White vs. black. Northern vs. southern. Rural vs. urban. Republican vs. Democrat.
The divisions are being exposed as Michigan lawmakers debate a bill that would require Medicaid recipients to work 29 hours a week.
That’s sparked racial accusations because the bill would exempt residents who live in counties with unemployment rates of 8.5 percent or higher. Residents of cities with similar jobless rates, however, wouldn’t be exempt.
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Here’s a look at maps that shape the debate. First, the 17 largely rural, largely white counties that would be exempted. Click on a county to see the unemployment rate and demographics.
But there are six cities, mostly African-American, that also have high unemployment rates. Those areas aren’t being exempted because they are surrounded by counties with lower jobless rates. Click the cities to see their unemployment rates and demographics.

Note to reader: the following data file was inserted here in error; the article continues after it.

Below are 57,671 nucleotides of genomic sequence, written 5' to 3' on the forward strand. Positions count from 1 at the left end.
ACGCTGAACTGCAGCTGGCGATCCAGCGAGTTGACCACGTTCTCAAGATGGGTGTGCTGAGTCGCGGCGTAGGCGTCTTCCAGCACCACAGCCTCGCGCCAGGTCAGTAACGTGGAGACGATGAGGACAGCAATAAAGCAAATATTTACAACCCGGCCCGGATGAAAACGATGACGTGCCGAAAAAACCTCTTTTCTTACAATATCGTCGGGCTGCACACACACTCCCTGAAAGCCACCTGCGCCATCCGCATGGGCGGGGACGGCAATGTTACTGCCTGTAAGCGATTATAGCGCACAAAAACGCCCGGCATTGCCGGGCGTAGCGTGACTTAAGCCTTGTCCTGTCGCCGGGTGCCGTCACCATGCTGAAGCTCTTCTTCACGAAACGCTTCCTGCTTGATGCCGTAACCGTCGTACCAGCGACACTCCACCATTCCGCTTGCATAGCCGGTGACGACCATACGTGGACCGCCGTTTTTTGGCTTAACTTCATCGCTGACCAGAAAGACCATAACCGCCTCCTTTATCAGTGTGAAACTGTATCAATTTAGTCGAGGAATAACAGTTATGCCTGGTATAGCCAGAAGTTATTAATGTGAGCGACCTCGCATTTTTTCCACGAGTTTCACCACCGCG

Some critics say the exemptions would punish urban poor folks and favor rural ones. The exempted counties, for instance, have a population of roughly half of all of Detroit.
Would be exempt
- 17 counties*
- 303,600 people
- 88.7 percent white
- 0.7 percent black
- Unemployment: 11 percent
- All counties represented
by Republican senators
Counties: Mackinac, Cheboygan, Presque Isle, Montmorency, Alger, Roscommon, Schoolcraft, Arenac, Ontonagon, Ogemaw, Chippewa, Emmet, Lake, Alcona, Iosco, Oceana and Kalkaska
Would not be exempt
- Six municipalities*
- 894,000 people
- 16.9 percent white
- 71.8 percent black
- Unemployment: 9 percent
- All but two represented
by Democratic senators
Municipalities: Detroit, Flint, Saginaw, Muskegon, Highland Park, and Mount Morris Township
The areas that would benefit most are areas that are represented by Republicans. Four of the six cities with elevated unemployment levels are represented by Democrats.
Sources: U.S. Census, Michigan Bureau of Labor Market Information and Strategic Initiatives